September 21, 1941 to August 8, 2012
Judy was a tireless advocate for working people. In the 1960’s, she spent three years in the South, working with SNCC for civil rights. She was a youth leader in New York City. She was a leader in the Cleveland peace movement, in Peace Action, Women Speak Out for Peace and against the first war against Iraq. She tried to organize RN’s at MetroHealth into a union. After retiring, she was active in her union at the United Labor Agency, where she was Outreach Coordinator. In 2001, she built and led the Greater Cleveland Voter Coalition, which registered tens of thousands of Clevelanders.
Last month, Judy received a second doctor’s opinion that she did indeed have an illness for which there were no known causes, treatments, or cures. Unable to walk, read, write, or play with her grandson, she concluded that the quality of her life, which would continue to decline, was such that she was prepared to die sooner of her own accord rather than wait. After this decision was made, she chose to not eat or drink anything. If there was the remotest chance of some improvement, she would have continued to fight the disease, but there wasn’t any. She went through physical therapy, occupational therapy, and was exercising to the end – to no avail.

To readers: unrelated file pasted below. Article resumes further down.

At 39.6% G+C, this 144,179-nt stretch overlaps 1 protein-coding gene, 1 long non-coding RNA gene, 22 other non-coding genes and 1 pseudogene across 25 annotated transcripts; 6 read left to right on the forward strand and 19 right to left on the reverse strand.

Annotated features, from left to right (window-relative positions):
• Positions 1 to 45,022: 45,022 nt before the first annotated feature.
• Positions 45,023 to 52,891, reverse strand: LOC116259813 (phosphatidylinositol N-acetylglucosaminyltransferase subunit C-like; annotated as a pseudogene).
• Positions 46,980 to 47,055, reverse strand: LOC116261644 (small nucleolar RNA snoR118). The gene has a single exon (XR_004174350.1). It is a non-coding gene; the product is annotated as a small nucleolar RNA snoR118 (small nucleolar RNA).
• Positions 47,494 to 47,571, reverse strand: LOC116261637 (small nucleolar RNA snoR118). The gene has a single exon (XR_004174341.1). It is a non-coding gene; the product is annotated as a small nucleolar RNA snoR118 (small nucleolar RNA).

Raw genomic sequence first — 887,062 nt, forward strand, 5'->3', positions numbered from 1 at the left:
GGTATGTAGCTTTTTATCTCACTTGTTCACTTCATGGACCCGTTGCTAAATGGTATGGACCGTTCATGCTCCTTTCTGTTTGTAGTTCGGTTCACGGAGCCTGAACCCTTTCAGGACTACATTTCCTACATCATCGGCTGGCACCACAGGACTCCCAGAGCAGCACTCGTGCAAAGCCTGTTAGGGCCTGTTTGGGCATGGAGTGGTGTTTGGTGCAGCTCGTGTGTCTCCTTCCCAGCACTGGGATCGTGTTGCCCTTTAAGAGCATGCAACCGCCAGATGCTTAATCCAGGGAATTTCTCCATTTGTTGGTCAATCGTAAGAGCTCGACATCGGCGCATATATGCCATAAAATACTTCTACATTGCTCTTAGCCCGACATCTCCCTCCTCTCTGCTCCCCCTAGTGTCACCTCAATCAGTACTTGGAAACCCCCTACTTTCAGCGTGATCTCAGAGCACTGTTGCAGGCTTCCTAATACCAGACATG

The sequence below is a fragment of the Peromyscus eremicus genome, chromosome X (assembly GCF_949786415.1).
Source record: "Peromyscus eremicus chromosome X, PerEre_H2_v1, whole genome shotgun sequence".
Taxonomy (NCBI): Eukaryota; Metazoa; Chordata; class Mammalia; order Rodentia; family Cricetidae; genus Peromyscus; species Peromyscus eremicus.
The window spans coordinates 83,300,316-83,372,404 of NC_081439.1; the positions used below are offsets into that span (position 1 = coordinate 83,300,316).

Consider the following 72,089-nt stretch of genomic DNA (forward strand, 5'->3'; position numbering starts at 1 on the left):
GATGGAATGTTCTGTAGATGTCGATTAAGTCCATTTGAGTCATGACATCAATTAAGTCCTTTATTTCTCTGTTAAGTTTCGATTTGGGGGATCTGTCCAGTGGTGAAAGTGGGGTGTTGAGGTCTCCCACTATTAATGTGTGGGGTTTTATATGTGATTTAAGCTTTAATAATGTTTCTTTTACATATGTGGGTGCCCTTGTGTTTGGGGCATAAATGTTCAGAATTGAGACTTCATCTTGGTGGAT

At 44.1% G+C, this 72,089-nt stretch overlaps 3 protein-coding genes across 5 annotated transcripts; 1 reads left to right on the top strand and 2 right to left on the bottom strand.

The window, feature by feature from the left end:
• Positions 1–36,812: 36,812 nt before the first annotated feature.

In her remaining months, Judy made hundreds of calls lining up speakers again SB5. She initiated, and saw to completion, a booklet, Women’s History Project, featuring brief biographies of 16 local social activists who otherwise would have been missed by historians. They told about how they became activists and their experiences in social justice causes. The Western Reserve Historical Society agreed to include the booklet in its catalog for researchers and others.
Her family fully supported her activities and her final decision. She is survived by her husband John, her two sons Jesse and Nicholas, her step daughter Tanya, her sister Marie Gerard, sister-in-law Marcia Gallo, daughter in-law Dyann Gallo, co-grandmother Audrey Puszak, and her favorite grandson James Gallo.
Her body was donated to Case Western Medical School, and will be cremated.
A memorial is being planned. Notifications will be made.
Judy was a quiet rebel. She is being missed by all who knew her.